Aimee's Study Notes

It is updated automatically after each commit to the org-notes repo. It was last updated on Oct 09, 2021 05:00 UTC.

# Gamedev

categories: hacking

tags: gamedev game

Game programming

### Content

Gaming,learning and programming.

## Languages

Cakelisp: a programming language for games

Game Oriented Assembly Lisp

Rustlisp for game dev: https://gamelisp.rs/

## Posts and videos

Shirky’s Law and why (most) social software fails

The third reason developers fail to obey Shirky’s Law is that it’s difficult to do. The most successful social software starts out doing one task supremely well. That task is simple, useful, and original. It’s easy to come up with a task which is useful and original – just combine existing ideas in a new way, perhaps with some minor twists. But finding something that’s also simple is hard. It has to be a single task that can’t be reduced or explained in terms of existing tasks. Inventing or discovering such a task requires either a lot of hard work and social insight, or a great deal of luck. It’s no wonder most social software fails.

Learnable Programming

• Not only skills but also a way of thinking
• Get something on the screen as soon as possible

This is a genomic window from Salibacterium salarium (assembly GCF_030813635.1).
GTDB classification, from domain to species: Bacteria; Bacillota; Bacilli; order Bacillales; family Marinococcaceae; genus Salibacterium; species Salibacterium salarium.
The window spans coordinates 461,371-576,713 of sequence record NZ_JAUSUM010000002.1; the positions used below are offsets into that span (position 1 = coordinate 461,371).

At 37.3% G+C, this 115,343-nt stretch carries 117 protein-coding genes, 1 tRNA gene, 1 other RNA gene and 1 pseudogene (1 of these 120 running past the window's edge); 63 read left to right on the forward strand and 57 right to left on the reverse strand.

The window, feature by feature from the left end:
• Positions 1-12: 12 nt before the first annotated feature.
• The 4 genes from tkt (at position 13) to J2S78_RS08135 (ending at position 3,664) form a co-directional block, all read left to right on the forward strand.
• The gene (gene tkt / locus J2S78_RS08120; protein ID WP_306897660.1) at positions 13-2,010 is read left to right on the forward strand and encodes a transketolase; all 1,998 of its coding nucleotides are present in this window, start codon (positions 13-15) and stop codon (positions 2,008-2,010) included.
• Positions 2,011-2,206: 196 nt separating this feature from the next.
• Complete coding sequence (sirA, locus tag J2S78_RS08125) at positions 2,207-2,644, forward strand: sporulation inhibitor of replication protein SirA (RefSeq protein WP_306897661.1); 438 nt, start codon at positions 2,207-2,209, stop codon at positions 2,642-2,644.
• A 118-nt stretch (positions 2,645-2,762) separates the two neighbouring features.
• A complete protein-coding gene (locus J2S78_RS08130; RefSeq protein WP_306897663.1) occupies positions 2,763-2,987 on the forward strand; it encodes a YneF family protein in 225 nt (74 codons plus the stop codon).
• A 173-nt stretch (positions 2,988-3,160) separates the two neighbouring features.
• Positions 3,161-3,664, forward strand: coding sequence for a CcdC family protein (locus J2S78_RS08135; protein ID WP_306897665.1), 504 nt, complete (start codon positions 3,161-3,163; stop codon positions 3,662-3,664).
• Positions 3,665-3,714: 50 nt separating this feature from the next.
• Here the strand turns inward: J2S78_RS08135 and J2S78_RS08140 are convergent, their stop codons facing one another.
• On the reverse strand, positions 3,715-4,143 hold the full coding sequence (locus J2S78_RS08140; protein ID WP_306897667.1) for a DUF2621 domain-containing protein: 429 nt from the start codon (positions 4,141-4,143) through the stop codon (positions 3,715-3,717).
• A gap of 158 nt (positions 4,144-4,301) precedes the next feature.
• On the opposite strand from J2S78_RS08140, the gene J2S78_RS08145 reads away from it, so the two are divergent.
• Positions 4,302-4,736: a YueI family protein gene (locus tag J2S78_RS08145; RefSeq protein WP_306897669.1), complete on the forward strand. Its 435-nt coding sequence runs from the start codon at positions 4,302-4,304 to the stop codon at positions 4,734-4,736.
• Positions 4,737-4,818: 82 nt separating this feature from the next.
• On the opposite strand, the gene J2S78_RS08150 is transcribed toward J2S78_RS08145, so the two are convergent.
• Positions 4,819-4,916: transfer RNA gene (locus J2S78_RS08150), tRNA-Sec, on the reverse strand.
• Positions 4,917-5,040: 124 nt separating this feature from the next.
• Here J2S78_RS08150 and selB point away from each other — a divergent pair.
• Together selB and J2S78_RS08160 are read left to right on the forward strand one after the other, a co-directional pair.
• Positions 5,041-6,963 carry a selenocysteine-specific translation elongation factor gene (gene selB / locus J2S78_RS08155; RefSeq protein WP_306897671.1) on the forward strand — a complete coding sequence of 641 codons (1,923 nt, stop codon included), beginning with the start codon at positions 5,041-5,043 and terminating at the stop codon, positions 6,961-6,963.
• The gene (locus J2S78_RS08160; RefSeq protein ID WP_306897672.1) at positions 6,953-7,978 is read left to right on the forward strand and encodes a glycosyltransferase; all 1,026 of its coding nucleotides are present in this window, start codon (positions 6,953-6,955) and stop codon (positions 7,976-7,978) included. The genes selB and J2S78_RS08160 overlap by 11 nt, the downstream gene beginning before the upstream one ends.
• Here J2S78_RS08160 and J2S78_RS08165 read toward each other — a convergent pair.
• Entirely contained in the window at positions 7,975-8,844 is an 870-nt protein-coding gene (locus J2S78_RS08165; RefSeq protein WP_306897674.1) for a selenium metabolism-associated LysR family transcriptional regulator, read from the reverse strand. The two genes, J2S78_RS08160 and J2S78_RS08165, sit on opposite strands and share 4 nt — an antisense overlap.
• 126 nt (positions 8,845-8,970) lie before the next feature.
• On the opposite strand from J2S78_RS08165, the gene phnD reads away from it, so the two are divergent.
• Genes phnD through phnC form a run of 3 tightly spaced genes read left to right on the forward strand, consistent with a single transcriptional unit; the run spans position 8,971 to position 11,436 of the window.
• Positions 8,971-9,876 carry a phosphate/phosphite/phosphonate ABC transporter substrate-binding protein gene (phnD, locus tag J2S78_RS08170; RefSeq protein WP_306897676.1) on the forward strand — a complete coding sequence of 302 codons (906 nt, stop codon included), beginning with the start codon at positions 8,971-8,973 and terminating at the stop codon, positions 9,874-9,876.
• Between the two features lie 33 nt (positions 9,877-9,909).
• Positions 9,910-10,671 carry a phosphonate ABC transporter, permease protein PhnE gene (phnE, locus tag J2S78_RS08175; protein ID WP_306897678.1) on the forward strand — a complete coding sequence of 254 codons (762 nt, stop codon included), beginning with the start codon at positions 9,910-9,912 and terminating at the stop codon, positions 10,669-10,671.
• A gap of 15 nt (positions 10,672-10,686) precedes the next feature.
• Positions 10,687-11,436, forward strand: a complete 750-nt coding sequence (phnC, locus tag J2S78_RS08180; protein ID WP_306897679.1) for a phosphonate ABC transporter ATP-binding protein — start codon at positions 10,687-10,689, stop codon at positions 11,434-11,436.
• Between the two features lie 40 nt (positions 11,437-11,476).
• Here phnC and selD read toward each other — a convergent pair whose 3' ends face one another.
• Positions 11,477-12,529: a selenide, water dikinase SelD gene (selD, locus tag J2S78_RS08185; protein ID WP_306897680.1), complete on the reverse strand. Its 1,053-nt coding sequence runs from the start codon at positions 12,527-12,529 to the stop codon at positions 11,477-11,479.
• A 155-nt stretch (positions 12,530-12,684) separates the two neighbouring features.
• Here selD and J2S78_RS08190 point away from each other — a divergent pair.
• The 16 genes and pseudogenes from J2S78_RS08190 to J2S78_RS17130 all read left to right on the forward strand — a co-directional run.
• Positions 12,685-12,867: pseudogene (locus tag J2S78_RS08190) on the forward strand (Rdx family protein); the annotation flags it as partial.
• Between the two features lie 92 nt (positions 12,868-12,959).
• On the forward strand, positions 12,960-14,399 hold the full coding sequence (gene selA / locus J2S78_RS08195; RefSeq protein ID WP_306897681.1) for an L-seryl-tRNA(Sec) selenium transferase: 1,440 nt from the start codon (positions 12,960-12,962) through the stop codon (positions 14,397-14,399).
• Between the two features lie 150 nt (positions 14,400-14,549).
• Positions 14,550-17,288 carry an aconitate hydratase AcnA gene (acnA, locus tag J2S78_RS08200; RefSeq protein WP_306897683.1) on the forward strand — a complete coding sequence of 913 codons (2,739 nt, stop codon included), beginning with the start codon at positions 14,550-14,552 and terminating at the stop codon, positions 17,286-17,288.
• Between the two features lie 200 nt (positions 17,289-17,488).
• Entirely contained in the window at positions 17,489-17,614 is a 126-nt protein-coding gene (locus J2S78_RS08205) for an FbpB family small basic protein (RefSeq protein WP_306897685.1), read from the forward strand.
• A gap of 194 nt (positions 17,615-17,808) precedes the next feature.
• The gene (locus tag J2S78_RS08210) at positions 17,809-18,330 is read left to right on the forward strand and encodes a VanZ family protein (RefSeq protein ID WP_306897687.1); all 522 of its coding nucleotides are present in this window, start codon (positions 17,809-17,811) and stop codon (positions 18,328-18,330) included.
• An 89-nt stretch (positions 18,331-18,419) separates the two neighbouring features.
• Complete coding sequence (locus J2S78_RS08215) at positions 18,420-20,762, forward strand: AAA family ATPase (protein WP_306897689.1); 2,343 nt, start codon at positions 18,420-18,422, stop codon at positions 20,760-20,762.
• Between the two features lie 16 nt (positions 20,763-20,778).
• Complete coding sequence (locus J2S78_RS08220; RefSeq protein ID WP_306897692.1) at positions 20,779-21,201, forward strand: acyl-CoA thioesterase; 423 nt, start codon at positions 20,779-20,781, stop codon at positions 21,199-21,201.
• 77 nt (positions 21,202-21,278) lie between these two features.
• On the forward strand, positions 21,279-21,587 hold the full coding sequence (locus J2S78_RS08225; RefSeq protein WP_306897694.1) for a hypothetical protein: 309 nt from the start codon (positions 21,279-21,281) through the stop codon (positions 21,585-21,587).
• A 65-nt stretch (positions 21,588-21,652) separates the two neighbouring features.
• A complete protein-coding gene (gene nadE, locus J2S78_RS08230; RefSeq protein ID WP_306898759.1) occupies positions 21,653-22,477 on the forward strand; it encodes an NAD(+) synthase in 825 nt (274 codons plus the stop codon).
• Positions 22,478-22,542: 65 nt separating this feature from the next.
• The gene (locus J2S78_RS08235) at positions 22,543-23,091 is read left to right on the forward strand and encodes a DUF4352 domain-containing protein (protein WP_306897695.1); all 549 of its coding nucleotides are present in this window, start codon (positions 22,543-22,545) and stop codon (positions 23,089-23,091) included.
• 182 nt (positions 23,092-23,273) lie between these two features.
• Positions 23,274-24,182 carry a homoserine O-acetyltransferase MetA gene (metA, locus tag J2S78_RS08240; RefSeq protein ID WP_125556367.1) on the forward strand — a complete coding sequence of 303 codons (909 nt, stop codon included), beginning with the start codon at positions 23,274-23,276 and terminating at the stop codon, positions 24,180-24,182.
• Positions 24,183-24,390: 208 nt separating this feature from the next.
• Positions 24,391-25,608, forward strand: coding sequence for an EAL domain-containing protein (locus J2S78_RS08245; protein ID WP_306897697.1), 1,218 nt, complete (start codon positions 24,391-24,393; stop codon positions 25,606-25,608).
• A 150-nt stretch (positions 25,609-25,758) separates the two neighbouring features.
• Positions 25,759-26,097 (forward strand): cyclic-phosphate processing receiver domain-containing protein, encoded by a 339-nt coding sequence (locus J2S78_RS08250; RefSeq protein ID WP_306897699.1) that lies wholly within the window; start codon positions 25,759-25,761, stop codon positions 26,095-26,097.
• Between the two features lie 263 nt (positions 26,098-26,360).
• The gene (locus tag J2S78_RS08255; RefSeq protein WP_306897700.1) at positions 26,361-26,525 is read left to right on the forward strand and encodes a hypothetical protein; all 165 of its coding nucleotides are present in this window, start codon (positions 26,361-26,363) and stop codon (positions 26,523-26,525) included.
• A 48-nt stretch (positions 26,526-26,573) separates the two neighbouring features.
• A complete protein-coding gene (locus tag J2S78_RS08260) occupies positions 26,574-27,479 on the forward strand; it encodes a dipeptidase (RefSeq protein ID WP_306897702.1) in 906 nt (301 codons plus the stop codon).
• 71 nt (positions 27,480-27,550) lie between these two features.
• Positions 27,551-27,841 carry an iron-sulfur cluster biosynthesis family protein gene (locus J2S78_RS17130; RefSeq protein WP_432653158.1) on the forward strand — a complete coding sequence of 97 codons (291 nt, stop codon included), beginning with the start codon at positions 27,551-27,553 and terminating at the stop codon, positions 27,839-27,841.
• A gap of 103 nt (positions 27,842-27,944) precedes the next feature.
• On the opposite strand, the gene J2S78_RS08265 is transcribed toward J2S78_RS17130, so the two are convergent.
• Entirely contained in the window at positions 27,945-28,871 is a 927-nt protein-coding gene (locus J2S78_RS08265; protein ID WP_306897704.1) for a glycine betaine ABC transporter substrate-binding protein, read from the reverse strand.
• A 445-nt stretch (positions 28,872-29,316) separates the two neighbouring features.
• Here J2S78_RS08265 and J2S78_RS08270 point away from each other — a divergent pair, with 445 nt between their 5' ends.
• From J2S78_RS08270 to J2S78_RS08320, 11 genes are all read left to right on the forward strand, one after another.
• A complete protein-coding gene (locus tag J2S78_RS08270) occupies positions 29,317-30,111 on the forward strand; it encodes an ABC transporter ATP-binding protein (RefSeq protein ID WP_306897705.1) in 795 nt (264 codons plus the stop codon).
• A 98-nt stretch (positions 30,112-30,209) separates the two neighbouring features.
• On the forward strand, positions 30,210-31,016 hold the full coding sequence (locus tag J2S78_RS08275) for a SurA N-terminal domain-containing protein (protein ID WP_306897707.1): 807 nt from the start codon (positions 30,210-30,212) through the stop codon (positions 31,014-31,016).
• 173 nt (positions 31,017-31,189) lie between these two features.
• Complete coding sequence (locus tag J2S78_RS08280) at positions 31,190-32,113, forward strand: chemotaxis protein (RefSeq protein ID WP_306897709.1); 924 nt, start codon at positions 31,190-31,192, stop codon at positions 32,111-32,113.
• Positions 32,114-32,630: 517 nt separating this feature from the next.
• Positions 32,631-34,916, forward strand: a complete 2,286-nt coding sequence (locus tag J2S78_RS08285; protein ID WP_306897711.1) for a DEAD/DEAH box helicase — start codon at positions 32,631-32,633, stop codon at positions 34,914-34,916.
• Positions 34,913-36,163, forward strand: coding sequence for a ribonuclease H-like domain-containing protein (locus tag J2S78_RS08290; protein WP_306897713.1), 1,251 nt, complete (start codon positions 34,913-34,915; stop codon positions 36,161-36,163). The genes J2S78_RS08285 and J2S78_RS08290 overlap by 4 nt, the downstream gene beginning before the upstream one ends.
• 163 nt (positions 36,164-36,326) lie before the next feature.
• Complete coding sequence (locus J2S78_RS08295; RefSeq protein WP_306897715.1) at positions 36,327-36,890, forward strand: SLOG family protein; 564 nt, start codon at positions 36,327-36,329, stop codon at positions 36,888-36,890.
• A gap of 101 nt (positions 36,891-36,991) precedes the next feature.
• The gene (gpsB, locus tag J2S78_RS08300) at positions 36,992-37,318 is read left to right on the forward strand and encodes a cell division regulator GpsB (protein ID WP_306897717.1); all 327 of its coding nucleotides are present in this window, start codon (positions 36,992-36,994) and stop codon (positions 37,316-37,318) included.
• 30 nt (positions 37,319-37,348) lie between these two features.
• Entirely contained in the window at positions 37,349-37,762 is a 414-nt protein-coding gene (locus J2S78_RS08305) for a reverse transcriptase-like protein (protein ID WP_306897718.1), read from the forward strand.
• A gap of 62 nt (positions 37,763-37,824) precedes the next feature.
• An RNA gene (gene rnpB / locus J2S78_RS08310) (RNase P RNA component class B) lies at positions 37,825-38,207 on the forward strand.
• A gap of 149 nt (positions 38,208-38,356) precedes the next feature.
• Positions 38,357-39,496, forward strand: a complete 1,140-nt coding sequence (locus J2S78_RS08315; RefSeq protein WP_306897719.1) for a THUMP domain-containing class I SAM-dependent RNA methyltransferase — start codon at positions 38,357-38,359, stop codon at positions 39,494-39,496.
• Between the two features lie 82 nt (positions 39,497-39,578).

• Create by reacting

Two Games with Monte Carlo Tree Search

goals and constrains

“What you want to do”, not instructions about “How to do”

Pattern matching

Charles Isbell and Michael Littman: Machine Learning and Education | Lex Fridman Podcast #148

joy

Gamification concept.

The Future of Creativity and Innovation is Gamification: Gabe Zichermann at TEDxVilnius

Gabe Zichermann

Conquer a challenge -> feel great and feel successful -> do it more. The more success we feel, we more we are willing to keep doing it

Gamification to improve our world: Yu-kai Chou at TEDxLausanne

Ownership: gamers feel they own something, making them want to improve it

Social: The most effective way to chage a person’s behavior is showing them what their neighbours do

7 educational games that every developer should study

Learn Lua by writing a “guess the number” game

Making Crash Bandicoot – GOOL – part 9

Gamedev, Sleep, Repeat